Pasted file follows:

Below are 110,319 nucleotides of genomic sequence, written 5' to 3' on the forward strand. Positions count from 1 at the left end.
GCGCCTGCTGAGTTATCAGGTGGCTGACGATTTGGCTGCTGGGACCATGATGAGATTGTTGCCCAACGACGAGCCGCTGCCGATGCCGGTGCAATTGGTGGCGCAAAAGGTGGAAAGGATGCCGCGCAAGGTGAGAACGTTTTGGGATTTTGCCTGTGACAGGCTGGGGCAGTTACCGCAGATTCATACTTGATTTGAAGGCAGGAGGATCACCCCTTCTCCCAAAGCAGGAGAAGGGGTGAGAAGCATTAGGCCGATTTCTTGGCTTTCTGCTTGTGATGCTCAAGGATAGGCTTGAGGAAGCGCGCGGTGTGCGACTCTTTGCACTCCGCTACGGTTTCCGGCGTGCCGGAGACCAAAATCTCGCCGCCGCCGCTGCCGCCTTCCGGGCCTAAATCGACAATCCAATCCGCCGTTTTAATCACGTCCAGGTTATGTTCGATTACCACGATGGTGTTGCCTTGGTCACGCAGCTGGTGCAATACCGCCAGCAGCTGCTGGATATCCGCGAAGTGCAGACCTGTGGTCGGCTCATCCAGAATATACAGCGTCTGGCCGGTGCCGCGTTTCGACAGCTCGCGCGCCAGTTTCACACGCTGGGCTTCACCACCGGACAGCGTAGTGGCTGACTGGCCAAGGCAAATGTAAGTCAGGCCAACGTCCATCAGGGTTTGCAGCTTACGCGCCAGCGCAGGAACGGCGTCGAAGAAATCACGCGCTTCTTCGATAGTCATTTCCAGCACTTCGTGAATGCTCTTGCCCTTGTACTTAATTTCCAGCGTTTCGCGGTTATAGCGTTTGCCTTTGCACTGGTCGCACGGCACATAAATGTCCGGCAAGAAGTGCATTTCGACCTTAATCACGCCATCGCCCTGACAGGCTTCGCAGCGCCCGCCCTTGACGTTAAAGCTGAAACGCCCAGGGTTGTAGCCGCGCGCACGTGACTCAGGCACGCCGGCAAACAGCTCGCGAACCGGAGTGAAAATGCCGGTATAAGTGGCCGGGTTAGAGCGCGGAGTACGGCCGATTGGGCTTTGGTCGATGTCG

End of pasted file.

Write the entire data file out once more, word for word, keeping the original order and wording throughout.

Below are 110,319 nucleotides of genomic sequence, written 5' to 3' on the forward strand. Positions count from 1 at the left end.
GCGCCTGCTGAGTTATCAGGTGGCTGACGATTTGGCTGCTGGGACCATGATGAGATTGTTGCCCAACGACGAGCCGCTGCCGATGCCGGTGCAATTGGTGGCGCAAAAGGTGGAAAGGATGCCGCGCAAGGTGAGAACGTTTTGGGATTTTGCCTGTGACAGGCTGGGGCAGTTACCGCAGATTCATACTTGATTTGAAGGCAGGAGGATCACCCCTTCTCCCAAAGCAGGAGAAGGGGTGAGAAGCATTAGGCCGATTTCTTGGCTTTCTGCTTGTGATGCTCAAGGATAGGCTTGAGGAAGCGCGCGGTGTGCGACTCTTTGCACTCCGCTACGGTTTCCGGCGTGCCGGAGACCAAAATCTCGCCGCCGCCGCTGCCGCCTTCCGGGCCTAAATCGACAATCCAATCCGCCGTTTTAATCACGTCCAGGTTATGTTCGATTACCACGATGGTGTTGCCTTGGTCACGCAGCTGGTGCAATACCGCCAGCAGCTGCTGGATATCCGCGAAGTGCAGACCTGTGGTCGGCTCATCCAGAATATACAGCGTCTGGCCGGTGCCGCGTTTCGACAGCTCGCGCGCCAGTTTCACACGCTGGGCTTCACCACCGGACAGCGTAGTGGCTGACTGGCCAAGGCAAATGTAAGTCAGGCCAACGTCCATCAGGGTTTGCAGCTTACGCGCCAGCGCAGGAACGGCGTCGAAGAAATCACGCGCTTCTTCGATAGTCATTTCCAGCACTTCGTGAATGCTCTTGCCCTTGTACTTAATTTCCAGCGTTTCGCGGTTATAGCGTTTGCCTTTGCACTGGTCGCACGGCACATAAATGTCCGGCAAGAAGTGCATTTCGACCTTAATCACGCCATCGCCCTGACAGGCTTCGCAGCGCCCGCCCTTGACGTTAAAGCTGAAACGCCCAGGGTTGTAGCCGCGCGCACGTGACTCAGGCACGCCGGCAAACAGCTCGCGAACCGGAGTGAAAATGCCGGTATAAGTGGCCGGGTTAGAGCGCGGAGTACGGCCGATTGGGCTTTGGTCGATGTCG